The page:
General Caselaw: A recent federal court decision from the Northern District of California in found that eBay violated its contract with a vendor based on the timing of making products searchable. In Missing Link, Inc. v. eBay Inc., 2008 WL 1994886 (N.D. Cal. 2008), the plaintiff-vendor alleged that eBay failed to make the posted products searchable for more than four hours after the vendor had posted the items for purchase.
The Court held that the delay constituted a breach of contract because it was contrary to the provisions of the website’s terms and conditions which specifically stated that any item listed would be posted immediately. Accordingly, the Court held eBay to that timetable and held it liable for breach in that four hours was not “immediate.”
The Court refused to accept eBay’s argument that the four hour lag was excusable. It noted that the merchandise could not be found by using the search function in eBay. The Court noted that since eBay is so vast it is extremely unlikely that any potential customer would be able to go directly to the posting without using eBay’s search function.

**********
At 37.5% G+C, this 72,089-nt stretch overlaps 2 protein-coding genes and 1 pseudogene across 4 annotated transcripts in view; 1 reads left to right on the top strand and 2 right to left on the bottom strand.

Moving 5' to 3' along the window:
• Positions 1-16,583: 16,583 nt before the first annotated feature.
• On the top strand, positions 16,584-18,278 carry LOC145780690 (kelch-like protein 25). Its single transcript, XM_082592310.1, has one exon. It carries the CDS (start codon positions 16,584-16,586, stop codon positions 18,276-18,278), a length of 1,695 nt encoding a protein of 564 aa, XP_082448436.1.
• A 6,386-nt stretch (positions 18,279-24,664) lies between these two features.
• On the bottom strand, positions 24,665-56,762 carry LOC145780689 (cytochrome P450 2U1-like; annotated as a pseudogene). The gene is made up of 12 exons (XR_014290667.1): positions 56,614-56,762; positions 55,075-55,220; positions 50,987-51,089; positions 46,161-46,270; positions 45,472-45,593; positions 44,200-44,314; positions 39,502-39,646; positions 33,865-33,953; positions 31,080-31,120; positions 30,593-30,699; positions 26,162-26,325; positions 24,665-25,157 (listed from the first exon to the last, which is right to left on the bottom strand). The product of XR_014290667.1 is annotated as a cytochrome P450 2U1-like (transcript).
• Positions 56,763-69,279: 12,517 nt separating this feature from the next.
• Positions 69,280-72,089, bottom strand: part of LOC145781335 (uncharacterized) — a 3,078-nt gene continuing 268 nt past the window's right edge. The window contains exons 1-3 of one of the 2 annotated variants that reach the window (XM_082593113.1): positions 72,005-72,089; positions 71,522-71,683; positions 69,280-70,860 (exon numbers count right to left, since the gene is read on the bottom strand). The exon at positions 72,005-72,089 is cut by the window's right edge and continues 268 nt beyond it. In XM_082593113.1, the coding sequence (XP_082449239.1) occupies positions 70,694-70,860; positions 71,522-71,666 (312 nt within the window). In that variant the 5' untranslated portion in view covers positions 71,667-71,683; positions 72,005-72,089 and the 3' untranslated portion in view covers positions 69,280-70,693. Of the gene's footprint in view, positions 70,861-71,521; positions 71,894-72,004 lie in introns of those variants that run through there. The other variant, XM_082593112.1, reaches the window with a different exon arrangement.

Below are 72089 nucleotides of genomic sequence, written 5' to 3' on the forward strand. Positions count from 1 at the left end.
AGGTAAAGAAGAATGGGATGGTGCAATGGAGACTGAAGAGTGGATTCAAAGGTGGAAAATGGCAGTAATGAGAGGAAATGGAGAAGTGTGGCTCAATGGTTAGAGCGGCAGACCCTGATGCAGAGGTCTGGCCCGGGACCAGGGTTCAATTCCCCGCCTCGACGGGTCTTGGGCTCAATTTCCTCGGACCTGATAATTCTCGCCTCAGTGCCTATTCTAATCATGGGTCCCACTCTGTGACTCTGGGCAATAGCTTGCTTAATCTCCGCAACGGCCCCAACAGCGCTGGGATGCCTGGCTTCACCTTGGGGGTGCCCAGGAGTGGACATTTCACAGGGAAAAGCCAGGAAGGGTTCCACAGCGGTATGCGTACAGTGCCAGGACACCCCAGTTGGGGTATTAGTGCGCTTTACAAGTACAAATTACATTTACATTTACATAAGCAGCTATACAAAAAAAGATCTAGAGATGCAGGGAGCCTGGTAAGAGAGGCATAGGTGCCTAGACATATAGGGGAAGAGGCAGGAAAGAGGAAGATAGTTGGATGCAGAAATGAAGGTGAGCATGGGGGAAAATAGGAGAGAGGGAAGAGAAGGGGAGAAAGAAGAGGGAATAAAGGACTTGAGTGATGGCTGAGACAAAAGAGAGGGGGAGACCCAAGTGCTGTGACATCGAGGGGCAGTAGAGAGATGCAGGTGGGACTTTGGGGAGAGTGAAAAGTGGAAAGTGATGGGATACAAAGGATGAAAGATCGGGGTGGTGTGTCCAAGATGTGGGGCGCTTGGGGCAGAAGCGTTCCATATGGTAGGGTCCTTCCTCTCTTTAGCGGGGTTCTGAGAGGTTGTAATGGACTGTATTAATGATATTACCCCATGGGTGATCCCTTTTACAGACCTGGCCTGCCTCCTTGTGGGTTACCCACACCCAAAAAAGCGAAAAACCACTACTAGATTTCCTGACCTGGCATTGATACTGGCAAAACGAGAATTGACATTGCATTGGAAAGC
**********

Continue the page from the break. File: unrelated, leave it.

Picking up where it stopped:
This case emphasizes the importance of carefully crafting terms and conditions for an Internet website. Terms and conditions should not be merely “borrowed” from a competitor’s website, even if the competitor operates in the same industry or provides the same or similar products or services. Every website has unique aspects that need to be accounted for. It is critical that a website’s terms and conditions match the precise intent of the parties, because those terms and conditions are meant to create a contract with the visitor to the website.
The fact that the website’s terms and conditions form a binding contract is a double-edged sword. It greatly enhances a company’s rights and protections against its users. In fact, it provides an opportunity to bind a customer to a contract and business model where no other contract may exist. However, by the same token, the company will be also bound; and its failure to adhere to its own terms would make the company liable for breach. Finally, website terms and conditions should not be considered a static agreement. It should be reviewed periodically to be sure to account for changing technologies and any changes in the website’s business procedures.
© 2008 Nissenbaum Law Group, LLC
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